FORMER local firefighter John Gray recalled one of the worst fires to ever hit this island at a special memorial service in Drogheda on Sunday honouring those who helped out following the Belfast Blitz during World War II.
The 90-year-old was an auxiliary fireman in Dundalk when he travelled north to help the wounded and dampen down the raging fires that engulfed Belfast after the Nazi bombings in 1941.
He rejoined some former colleagues and their families in Drogheda at the weekend to recall the events and paid tribute to the people of Belfast for the gratitude they showed both then and now.
Nearly 1,000 people were killed and 100,000 left homeless due to the terrifying air raids.
John said: “A woman came out to me as I came down some rubble and she gave me a cup of tea with a saucer.
“Her gratitude to me remains with me to this day.”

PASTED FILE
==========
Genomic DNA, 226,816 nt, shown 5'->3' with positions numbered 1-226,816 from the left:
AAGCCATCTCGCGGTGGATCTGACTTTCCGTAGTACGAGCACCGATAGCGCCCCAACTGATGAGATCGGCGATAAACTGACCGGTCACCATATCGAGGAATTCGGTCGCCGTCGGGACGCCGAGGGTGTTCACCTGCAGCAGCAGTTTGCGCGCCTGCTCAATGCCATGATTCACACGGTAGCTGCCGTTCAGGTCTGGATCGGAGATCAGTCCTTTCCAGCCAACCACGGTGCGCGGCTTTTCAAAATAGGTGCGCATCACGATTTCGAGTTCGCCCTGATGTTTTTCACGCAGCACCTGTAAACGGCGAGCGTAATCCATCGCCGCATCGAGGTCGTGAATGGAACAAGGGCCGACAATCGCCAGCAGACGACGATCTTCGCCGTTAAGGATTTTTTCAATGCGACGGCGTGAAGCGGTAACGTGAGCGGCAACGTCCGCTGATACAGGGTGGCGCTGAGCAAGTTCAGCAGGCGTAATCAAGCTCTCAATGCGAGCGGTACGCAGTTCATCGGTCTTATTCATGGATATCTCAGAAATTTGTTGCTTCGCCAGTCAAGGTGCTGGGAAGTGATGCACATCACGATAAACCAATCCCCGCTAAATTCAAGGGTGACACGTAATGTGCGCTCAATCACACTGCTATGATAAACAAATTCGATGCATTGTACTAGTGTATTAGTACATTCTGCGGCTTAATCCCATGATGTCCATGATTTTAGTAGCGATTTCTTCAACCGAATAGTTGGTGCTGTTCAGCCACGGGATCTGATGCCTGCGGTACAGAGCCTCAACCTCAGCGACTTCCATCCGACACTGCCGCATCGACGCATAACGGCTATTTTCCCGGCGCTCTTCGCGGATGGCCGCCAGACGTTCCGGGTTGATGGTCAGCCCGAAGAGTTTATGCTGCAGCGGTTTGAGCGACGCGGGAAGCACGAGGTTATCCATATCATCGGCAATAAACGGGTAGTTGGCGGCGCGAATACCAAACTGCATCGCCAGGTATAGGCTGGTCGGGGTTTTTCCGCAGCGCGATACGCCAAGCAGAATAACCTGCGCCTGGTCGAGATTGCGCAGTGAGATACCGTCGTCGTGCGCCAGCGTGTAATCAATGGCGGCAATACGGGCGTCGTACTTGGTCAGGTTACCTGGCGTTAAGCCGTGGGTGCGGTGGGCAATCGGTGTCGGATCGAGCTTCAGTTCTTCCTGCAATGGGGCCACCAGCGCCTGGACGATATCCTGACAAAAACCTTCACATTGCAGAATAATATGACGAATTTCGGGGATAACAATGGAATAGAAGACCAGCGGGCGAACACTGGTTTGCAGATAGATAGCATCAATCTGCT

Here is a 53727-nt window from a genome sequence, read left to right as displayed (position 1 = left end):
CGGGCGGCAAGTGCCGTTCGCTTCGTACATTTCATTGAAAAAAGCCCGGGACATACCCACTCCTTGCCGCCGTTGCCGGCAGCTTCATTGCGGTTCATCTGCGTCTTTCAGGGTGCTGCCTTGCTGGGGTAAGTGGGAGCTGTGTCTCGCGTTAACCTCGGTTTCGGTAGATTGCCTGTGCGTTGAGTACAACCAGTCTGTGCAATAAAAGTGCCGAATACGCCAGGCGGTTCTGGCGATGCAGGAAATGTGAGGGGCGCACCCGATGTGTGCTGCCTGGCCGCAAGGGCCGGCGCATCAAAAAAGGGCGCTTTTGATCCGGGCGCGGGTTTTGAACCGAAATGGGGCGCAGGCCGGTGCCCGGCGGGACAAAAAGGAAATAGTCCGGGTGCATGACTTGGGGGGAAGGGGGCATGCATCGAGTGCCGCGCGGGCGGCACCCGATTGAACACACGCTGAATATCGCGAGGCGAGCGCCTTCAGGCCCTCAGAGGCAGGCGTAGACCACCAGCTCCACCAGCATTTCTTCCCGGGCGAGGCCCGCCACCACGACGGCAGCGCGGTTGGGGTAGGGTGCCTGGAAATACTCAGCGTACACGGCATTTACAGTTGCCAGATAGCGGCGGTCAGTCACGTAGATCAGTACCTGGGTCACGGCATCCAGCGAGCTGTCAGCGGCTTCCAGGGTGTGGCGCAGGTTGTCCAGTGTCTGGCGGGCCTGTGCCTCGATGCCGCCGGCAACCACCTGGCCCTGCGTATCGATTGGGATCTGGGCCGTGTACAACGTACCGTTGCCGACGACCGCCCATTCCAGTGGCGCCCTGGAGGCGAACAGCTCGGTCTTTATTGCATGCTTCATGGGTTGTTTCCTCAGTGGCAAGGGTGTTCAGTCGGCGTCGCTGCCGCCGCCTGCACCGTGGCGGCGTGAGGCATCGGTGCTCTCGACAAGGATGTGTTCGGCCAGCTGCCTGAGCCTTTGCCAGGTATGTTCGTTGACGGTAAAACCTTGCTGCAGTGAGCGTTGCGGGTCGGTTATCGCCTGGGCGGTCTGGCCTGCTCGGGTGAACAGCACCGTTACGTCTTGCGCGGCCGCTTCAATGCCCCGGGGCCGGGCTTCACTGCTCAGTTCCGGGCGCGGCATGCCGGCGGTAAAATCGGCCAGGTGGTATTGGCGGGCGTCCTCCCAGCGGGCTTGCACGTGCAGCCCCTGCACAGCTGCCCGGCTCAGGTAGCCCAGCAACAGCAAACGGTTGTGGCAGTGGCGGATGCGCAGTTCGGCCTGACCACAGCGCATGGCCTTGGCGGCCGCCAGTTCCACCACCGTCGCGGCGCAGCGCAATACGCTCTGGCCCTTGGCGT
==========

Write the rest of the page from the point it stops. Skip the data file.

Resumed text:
He also fondly remembered a young couple who had just had their business destroyed.
“They put a cigarette in our mouths as we finished our work, told us to take off our helmets and they threw 20 Gallagher cigarettes into them.
“In the midst of all their adversity they had the goodness to think of us.”
Crews from Dundalk joined those from Dublin, Dun Laoighaire and Drogheda to assist the fire service in the north following the bombings on Easter Tuesday April 15 1941.
Louth County Councillor Paul Bell has called for a memorial to be erected to the “silent heroes.”
Amongst those at the weekend’s ceremony was Bridie O’Byrne, whose father Patrick was part of the mission and Brian McEneaney, a current member of Dundalk Fire Service whose grandfather Bernard also travelled to Belfast to help.